Video & Audio Quality
Aside from the "CGI only" complaint (see above), this video presentation won't disappoint in the least. These episodes appear identical to those found on the respective Blu-ray season sets, featuring terrific 1080p transfers that preserve the series' original 1.33:1 aspect ratio. Image detail is excellent, shadow detail and black levels are strong, color reproduction is faithfully vivid, compression artifacts are absent and a natural layer of film grain has been preserved. Those who have yet to see any classic Trek in high definition will be thrilled with how good these episodes look...and while the Blu-ray season sets are almost five years old already (!), the technical presentation of these episodes holds up quite well.
DISCLAIMER: These promotional images are strictly decorative and do not represent Blu-Ray's native 1080p resolution.
The audio is equally impressive...but unlike the video, it also includes the original Dolby Digital mono mixes. The default audio, of course, is DTS-HD 7.1 Master Audio, which sounds like overkill considering the source material. But it's actually a tasteful remix that doesn't distract at all, adding a pleasing ambiance to "indoor" sequences and strong channel separation on many occasions. The music even gets a nice boost, too. Either way, it's nice to have a choice...and speaking of which, we also get French, German and Japanese dubs, as well as optional SDH captions and an identical set of foreign subtitles.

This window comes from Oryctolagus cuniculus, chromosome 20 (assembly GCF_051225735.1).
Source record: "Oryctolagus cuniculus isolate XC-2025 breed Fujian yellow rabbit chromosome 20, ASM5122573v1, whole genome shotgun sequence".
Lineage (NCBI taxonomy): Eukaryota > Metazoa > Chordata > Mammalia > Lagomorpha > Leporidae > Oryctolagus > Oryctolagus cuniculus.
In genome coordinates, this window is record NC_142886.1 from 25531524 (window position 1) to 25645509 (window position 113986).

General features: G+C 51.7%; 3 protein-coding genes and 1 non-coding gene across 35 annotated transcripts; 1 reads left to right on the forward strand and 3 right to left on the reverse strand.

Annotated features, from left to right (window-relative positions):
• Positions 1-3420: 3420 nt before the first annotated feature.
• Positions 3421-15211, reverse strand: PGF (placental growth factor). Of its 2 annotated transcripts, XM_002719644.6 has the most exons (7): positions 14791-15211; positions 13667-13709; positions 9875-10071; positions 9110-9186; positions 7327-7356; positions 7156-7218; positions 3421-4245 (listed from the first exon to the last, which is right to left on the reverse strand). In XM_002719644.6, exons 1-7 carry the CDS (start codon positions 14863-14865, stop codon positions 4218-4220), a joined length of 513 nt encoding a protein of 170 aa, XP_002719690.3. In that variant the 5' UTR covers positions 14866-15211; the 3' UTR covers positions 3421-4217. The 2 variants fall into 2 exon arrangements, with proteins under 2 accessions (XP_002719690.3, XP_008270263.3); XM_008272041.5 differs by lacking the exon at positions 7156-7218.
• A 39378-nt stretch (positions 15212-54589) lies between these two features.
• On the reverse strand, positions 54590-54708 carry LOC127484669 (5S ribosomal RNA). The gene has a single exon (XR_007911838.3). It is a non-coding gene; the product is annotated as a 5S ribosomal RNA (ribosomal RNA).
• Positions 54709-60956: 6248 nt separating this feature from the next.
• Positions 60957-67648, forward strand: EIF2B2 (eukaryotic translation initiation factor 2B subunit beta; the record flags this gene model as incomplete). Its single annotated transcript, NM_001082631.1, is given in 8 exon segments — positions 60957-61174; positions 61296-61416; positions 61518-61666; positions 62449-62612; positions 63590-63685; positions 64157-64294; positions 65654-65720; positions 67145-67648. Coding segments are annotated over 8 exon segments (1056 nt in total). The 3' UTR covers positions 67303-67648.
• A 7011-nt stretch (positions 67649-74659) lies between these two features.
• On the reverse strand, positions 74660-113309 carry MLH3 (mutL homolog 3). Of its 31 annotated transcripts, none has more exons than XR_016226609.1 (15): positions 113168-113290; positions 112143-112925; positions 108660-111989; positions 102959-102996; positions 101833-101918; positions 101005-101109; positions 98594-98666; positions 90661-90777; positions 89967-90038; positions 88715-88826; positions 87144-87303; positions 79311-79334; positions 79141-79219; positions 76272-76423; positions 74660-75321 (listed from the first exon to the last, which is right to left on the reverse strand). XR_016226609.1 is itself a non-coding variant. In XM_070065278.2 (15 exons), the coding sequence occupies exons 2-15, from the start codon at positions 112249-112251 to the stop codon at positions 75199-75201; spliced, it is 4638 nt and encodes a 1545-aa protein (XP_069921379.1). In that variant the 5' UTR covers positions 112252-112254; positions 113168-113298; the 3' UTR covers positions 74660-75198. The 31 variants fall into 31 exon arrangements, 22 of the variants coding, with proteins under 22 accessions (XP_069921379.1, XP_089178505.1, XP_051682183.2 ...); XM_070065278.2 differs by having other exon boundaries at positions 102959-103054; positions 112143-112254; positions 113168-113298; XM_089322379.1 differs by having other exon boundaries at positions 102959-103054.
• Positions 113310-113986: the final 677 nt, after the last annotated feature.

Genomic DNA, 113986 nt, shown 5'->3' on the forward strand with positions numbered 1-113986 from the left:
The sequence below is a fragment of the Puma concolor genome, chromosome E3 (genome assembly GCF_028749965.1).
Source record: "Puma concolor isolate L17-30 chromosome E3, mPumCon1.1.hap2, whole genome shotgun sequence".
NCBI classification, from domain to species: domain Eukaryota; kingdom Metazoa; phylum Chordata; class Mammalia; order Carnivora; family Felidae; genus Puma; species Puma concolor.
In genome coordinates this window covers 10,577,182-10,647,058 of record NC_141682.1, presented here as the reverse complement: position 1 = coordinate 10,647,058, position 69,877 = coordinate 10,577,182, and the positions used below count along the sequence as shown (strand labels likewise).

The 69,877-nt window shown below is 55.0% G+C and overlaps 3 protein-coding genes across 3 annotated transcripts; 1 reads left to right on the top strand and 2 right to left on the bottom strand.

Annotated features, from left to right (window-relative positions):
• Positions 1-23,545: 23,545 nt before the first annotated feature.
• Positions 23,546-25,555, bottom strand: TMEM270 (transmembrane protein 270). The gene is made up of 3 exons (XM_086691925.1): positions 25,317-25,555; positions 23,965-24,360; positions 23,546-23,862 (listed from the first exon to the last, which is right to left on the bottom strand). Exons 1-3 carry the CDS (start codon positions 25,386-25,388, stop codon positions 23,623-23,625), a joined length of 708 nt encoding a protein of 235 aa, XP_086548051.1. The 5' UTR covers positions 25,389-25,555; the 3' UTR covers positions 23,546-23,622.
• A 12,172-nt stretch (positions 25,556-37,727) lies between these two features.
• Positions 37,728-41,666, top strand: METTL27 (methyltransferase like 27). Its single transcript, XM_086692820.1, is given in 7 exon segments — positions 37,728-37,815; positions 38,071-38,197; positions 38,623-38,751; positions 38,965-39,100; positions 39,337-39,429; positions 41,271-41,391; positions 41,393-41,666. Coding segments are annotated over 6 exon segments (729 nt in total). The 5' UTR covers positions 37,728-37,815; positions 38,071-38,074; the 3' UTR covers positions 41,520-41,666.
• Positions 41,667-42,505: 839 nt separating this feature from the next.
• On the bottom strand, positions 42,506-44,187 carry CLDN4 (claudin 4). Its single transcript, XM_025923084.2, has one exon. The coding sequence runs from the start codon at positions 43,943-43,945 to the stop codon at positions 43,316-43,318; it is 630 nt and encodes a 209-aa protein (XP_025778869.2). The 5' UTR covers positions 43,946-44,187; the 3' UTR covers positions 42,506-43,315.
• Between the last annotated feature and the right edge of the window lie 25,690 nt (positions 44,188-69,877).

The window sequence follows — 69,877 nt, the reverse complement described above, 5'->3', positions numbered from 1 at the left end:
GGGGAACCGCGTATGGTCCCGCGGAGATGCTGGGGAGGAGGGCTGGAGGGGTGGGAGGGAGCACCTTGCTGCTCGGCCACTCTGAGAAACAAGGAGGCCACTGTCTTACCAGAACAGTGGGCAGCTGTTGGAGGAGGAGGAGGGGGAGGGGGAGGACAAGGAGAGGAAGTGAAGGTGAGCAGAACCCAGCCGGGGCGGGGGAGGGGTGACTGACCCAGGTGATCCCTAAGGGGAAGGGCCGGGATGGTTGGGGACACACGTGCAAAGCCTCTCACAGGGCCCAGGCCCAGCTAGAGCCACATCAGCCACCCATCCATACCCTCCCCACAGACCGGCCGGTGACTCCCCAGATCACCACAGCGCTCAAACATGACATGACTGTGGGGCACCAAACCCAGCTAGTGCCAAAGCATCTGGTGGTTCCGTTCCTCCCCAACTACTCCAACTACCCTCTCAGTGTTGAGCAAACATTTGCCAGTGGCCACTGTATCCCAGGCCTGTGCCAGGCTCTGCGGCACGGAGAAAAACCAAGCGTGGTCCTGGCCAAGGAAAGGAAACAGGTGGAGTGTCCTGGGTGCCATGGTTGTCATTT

Menu Design, Presentation & Packaging
The smooth menu designs make navigation a breeze, though at least half a dozen Trek